HUDSON -- Thanks to an effort which started as a small mitten making project for some needy folks out west, thousands of people across Portage and Summit county shelters are now a bit warmer against winter's continuing bite.

The more than 3,000 sweaters, along with stacks of about 300 mittens and hats were donated by Hudson writer and artist Susan Terkel who began the project by wanting to make mittens for American Indians and supporters fighting to protect water rights against the Dakota Access Pipeline.

According to Terkel, a friend suggested she use a life-long love of repurposing to help keep hands warm against the western cold. Hundreds of mittens were shipped to the water protectors.

"Even as a child, I would repurpose torn socks. Yes, I knew how to darn a hole in a sock as we did in those days," Terkel said. "But I preferred making puppets out of the socks -- then writing a play, making a theater out of boxes used to deliver refrigerators and other large appliances and put on puppet shows."

Terkel said "repurposing, refashioning and renewing have been part of my entire life and continue to be. I have even repurposed fabric into beads for earrings, old wool coats into a crazy quilt my daughter used all through college and I continue to use today."

In order to get fabric for the mittens, Terkel found a family knitting mill, Lake Erie Knitting in Beachwood, which had made sweaters for several upscale labels since 1927 that was closing.

"We were originally just going to take some of the damaged goods," Terkel said.

However, the owner, Gary Rand, decided to give the entire contents of the mill to Terkel for the project, including new and never worn items.

"I, at first, was overwhelmed," Terkel said.

Terkel enlisted the help of friends Barbara Bos, Brigitte Gottfried, Ann Hanna and Dean White, to help sort, clean, pack and pass out the newly acquired inventory.

"You always get back more than you give," Bos said of helping with the project.

According to Bos "everyone can do something every day to make life better for someone else, which also makes your own life better as well."

"I must have sorted a room of sweaters that had never been opened, they were samples and overruns," Terkel said. "I found a wool sweater sample from 1947. That's 69 years. It had never been opened. I took the ones that were damaged and took them out so we could repurposed them for mittens."

A hat, two adult mittens, one pair of child mittens and one pair of thumbs can be made from one child's sweater, according to Terkel. After taking the damaged sweaters for mittens and washing them, Terkel had about 3,500 sweaters to give away.

"Then I found clothing banks and churches that gave clothing away," Terkel said as her voice filled with emotion. "It almost brings me to tears because it is something we do not see in Hudson. Portage County and Ravenna has a clothing bank that serves 150 people a day."

The customers are allowed to take up to 16 items, two of everything, Terkel said.

"Portage County has more poor people in it than any other county in Ohio," according to Terkel. "I have met people who have been so poor, and I have met the saints who are feeding and clothing them."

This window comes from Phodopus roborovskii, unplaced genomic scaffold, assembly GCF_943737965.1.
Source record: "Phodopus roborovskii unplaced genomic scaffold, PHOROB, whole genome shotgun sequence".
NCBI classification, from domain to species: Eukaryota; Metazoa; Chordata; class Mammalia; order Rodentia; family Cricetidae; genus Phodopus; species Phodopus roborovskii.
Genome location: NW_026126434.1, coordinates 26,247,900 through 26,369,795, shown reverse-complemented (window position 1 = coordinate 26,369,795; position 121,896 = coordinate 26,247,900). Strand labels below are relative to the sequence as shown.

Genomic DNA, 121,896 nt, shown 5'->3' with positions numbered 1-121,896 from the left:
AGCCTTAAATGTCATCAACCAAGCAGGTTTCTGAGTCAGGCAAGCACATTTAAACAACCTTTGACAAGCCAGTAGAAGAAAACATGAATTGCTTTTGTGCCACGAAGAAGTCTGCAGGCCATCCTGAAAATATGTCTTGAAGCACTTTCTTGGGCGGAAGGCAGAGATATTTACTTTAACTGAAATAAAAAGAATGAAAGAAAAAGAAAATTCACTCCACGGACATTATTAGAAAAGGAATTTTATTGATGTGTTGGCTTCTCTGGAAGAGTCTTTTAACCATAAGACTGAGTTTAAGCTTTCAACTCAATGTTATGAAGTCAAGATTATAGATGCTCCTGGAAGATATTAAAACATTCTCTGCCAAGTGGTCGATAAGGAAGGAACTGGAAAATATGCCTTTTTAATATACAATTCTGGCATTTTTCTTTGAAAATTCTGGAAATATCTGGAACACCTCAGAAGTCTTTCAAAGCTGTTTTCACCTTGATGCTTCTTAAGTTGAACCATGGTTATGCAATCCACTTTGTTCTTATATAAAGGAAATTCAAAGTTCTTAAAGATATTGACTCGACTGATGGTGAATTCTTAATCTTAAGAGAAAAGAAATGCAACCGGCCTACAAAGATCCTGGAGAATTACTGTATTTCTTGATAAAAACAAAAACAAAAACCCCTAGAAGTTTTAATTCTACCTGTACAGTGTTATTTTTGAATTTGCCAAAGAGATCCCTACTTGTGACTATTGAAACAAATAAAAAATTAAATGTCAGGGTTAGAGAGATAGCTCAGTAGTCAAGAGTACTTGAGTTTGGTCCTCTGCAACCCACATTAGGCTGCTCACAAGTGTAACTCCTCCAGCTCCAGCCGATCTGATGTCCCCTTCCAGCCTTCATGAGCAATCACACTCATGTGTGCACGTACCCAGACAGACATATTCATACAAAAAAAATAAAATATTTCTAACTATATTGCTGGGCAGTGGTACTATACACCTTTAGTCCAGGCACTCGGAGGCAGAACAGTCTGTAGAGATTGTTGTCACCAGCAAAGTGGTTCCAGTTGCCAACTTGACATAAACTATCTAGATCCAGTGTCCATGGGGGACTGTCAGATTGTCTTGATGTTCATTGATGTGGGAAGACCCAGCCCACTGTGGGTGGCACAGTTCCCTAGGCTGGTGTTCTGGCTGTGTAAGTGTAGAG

And as Terkel's supplies have dwindled to a few bags, she wants to take the project a step further and teach repurposing to others.

"I want to show people how to repurpose things," Terkel said. "Even the scraps from cutting them can be used to stuff toy animals and pillows and things. Nothing went wasted. Not a button or a zipper or a scrap of sweater."

Terkel will appear on Hudson Community Television in the near future in a series of shows which will show others how to repurpose items to be reused, especially for mittens and hats. According to Terkel, there are many people who can use hats and mittens, including homeless and refugees, but cannot afford to buy them.

"This is something our generation needs to learn -- to stop wasting things," Terkel said. "And sometimes living in Hudson we don't always see the need first hand."

"It was a worthwhile project," Terkel said. "The way it will continue is when people learn how to repurpose things we might even have local places where people can donate sweaters with holes in them to make mittens, hats, scarves and a cowl-neck collars. I can show them how to do it creatively and for the person it is exciting. It wasn't just meaningful for me, it was challenging creative and fun."

Terkel said she did not go looking for this project.

"But it did come to me as I was looking for sweaters to distribute to the Native Americans in North Dakota, who needed mittens, sweaters and wool hats," Terkel said.

A small pile that couldn't be darned or washed will be used to make mittens and hats to raise money to restore Barlow Farm's barn next year, Terkel said.

"Being part of all that has made me feel extremely grateful to be able to help others, as well as grateful for being able to refashion and renew what others labored on long ago from the sheep who provided the wool, to the factory workers who made it into sweaters," Terkel said. "Actually, everyone who helped me -- Ann, Barbara, Brigitte and Dean -- were such giving souls themselves. Even deepening my friendship with them through this project turned out to be a gift."


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